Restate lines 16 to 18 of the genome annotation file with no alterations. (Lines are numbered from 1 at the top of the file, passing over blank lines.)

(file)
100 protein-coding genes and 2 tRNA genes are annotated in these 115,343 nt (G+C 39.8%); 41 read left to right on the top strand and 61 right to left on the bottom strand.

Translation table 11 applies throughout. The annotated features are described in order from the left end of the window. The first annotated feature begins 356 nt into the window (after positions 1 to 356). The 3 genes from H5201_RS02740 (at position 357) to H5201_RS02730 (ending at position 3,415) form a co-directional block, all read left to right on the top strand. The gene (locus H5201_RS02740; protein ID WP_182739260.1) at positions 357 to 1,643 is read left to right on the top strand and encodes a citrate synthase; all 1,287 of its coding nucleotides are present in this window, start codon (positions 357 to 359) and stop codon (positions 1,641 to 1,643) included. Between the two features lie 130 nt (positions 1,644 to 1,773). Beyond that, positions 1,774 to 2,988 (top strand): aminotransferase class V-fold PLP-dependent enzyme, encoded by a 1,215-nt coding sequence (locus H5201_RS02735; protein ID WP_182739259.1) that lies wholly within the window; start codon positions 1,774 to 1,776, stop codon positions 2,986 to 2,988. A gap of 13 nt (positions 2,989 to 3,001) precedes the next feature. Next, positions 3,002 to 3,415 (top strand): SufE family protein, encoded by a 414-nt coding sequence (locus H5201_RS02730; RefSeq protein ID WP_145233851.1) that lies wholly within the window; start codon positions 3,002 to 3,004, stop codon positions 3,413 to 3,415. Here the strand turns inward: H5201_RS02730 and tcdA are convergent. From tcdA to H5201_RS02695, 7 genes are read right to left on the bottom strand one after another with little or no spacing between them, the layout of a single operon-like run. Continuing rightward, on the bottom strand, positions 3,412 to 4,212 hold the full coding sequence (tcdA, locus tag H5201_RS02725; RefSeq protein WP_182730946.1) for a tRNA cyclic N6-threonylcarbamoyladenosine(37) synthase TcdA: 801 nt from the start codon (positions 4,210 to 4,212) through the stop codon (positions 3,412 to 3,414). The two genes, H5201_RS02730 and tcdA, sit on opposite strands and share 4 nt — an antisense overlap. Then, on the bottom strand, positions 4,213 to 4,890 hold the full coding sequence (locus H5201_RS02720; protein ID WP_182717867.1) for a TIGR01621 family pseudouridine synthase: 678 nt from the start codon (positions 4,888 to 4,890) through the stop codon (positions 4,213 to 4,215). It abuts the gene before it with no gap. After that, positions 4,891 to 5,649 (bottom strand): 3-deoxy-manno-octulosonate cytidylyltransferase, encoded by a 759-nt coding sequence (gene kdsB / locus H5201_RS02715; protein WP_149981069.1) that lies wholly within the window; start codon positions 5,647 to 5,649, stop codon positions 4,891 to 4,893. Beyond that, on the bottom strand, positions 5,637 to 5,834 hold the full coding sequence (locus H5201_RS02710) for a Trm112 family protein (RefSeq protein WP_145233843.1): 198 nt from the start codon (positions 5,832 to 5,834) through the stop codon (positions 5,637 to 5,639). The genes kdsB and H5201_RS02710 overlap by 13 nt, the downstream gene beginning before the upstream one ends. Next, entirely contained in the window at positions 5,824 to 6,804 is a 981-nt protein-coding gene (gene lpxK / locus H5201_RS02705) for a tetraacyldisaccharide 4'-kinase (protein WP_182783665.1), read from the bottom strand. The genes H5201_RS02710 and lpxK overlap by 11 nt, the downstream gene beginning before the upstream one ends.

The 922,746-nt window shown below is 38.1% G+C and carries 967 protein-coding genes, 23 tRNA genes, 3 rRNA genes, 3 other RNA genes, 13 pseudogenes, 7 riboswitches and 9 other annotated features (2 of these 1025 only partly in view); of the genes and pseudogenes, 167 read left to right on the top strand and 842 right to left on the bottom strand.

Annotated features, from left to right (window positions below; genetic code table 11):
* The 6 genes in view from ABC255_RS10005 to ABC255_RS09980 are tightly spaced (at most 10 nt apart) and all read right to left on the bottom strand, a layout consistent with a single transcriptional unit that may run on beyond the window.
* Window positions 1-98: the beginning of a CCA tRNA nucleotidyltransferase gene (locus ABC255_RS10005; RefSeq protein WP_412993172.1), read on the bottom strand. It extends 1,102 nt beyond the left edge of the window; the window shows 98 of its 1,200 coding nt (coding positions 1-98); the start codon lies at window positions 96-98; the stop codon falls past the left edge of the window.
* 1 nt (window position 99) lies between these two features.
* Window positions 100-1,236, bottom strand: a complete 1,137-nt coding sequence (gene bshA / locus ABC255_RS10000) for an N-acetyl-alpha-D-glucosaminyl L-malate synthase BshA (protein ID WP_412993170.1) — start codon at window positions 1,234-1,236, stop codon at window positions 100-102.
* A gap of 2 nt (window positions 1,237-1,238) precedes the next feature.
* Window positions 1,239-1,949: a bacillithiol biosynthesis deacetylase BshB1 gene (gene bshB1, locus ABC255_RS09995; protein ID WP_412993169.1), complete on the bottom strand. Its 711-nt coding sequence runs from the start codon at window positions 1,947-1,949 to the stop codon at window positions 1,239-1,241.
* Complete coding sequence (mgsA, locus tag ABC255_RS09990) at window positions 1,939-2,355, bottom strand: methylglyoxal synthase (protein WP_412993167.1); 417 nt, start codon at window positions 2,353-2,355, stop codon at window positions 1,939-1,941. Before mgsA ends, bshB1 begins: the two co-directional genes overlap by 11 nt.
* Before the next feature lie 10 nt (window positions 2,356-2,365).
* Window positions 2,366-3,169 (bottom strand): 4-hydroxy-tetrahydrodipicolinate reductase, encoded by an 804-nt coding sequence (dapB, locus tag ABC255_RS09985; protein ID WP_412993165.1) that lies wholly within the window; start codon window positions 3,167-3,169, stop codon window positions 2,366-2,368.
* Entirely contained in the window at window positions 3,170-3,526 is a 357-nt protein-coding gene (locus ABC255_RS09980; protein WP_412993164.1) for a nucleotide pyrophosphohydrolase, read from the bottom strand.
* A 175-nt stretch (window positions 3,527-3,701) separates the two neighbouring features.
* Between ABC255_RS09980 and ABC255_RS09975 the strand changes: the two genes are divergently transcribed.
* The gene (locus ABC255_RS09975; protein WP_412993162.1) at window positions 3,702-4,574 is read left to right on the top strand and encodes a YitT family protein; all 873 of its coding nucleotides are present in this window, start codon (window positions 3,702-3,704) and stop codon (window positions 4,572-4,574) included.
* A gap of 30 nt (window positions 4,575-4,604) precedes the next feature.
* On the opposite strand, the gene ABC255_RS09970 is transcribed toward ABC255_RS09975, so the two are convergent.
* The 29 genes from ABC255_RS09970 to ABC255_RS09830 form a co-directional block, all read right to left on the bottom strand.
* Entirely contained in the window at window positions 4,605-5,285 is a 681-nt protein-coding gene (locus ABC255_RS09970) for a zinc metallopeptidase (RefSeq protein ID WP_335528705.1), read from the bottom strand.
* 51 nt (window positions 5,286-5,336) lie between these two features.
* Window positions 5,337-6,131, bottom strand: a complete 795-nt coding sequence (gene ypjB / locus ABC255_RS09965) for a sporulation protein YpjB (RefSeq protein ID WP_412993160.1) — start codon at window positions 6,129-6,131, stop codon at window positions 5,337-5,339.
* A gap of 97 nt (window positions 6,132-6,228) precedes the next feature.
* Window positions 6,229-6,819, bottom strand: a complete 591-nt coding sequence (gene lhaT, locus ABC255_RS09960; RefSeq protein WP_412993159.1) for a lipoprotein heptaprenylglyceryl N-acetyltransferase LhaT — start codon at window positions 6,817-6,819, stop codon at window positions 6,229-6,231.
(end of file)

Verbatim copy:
* Between ABC255_RS09980 and ABC255_RS09975 the strand changes: the two genes are divergently transcribed.
* The gene (locus ABC255_RS09975; protein WP_412993162.1) at window positions 3,702-4,574 is read left to right on the top strand and encodes a YitT family protein; all 873 of its coding nucleotides are present in this window, start codon (window positions 3,702-3,704) and stop codon (window positions 4,572-4,574) included.
* A gap of 30 nt (window positions 4,575-4,604) precedes the next feature.